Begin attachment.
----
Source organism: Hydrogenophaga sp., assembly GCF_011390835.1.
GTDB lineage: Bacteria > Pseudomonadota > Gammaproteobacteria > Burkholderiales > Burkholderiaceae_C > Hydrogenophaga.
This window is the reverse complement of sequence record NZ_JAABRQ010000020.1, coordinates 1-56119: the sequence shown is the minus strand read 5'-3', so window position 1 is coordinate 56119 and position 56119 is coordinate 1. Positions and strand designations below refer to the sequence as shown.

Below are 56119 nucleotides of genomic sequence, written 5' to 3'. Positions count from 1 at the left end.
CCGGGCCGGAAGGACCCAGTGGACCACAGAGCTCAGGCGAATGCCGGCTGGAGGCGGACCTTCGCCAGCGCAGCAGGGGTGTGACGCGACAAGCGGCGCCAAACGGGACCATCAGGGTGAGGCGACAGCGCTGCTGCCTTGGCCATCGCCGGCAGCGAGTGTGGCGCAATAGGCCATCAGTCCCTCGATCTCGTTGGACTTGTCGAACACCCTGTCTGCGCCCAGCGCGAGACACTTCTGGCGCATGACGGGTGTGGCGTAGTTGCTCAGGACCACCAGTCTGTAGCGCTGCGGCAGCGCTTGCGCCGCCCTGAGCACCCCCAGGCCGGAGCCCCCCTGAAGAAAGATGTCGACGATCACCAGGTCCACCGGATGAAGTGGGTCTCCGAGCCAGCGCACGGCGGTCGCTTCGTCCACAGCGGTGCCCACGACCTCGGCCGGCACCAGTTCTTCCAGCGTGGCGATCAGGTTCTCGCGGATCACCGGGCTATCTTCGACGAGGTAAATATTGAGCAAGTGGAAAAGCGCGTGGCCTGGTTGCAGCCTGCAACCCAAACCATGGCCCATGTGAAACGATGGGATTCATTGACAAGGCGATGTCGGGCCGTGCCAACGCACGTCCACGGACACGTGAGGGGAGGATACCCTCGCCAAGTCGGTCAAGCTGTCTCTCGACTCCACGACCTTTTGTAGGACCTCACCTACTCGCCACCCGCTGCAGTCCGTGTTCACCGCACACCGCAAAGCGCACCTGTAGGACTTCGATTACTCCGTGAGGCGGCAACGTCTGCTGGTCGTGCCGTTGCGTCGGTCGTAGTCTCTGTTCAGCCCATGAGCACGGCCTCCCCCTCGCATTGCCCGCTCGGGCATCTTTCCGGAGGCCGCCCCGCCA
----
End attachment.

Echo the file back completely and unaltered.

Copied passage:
Source organism: Hydrogenophaga sp., assembly GCF_011390835.1.
GTDB lineage: Bacteria > Pseudomonadota > Gammaproteobacteria > Burkholderiales > Burkholderiaceae_C > Hydrogenophaga.
This window is the reverse complement of sequence record NZ_JAABRQ010000020.1, coordinates 1-56119: the sequence shown is the minus strand read 5'-3', so window position 1 is coordinate 56119 and position 56119 is coordinate 1. Positions and strand designations below refer to the sequence as shown.

Below are 56119 nucleotides of genomic sequence, written 5' to 3'. Positions count from 1 at the left end.
CCGGGCCGGAAGGACCCAGTGGACCACAGAGCTCAGGCGAATGCCGGCTGGAGGCGGACCTTCGCCAGCGCAGCAGGGGTGTGACGCGACAAGCGGCGCCAAACGGGACCATCAGGGTGAGGCGACAGCGCTGCTGCCTTGGCCATCGCCGGCAGCGAGTGTGGCGCAATAGGCCATCAGTCCCTCGATCTCGTTGGACTTGTCGAACACCCTGTCTGCGCCCAGCGCGAGACACTTCTGGCGCATGACGGGTGTGGCGTAGTTGCTCAGGACCACCAGTCTGTAGCGCTGCGGCAGCGCTTGCGCCGCCCTGAGCACCCCCAGGCCGGAGCCCCCCTGAAGAAAGATGTCGACGATCACCAGGTCCACCGGATGAAGTGGGTCTCCGAGCCAGCGCACGGCGGTCGCTTCGTCCACAGCGGTGCCCACGACCTCGGCCGGCACCAGTTCTTCCAGCGTGGCGATCAGGTTCTCGCGGATCACCGGGCTATCTTCGACGAGGTAAATATTGAGCAAGTGGAAAAGCGCGTGGCCTGGTTGCAGCCTGCAACCCAAACCATGGCCCATGTGAAACGATGGGATTCATTGACAAGGCGATGTCGGGCCGTGCCAACGCACGTCCACGGACACGTGAGGGGAGGATACCCTCGCCAAGTCGGTCAAGCTGTCTCTCGACTCCACGACCTTTTGTAGGACCTCACCTACTCGCCACCCGCTGCAGTCCGTGTTCACCGCACACCGCAAAGCGCACCTGTAGGACTTCGATTACTCCGTGAGGCGGCAACGTCTGCTGGTCGTGCCGTTGCGTCGGTCGTAGTCTCTGTTCAGCCCATGAGCACGGCCTCCCCCTCGCATTGCCCGCTCGGGCATCTTTCCGGAGGCCGCCCCGCCA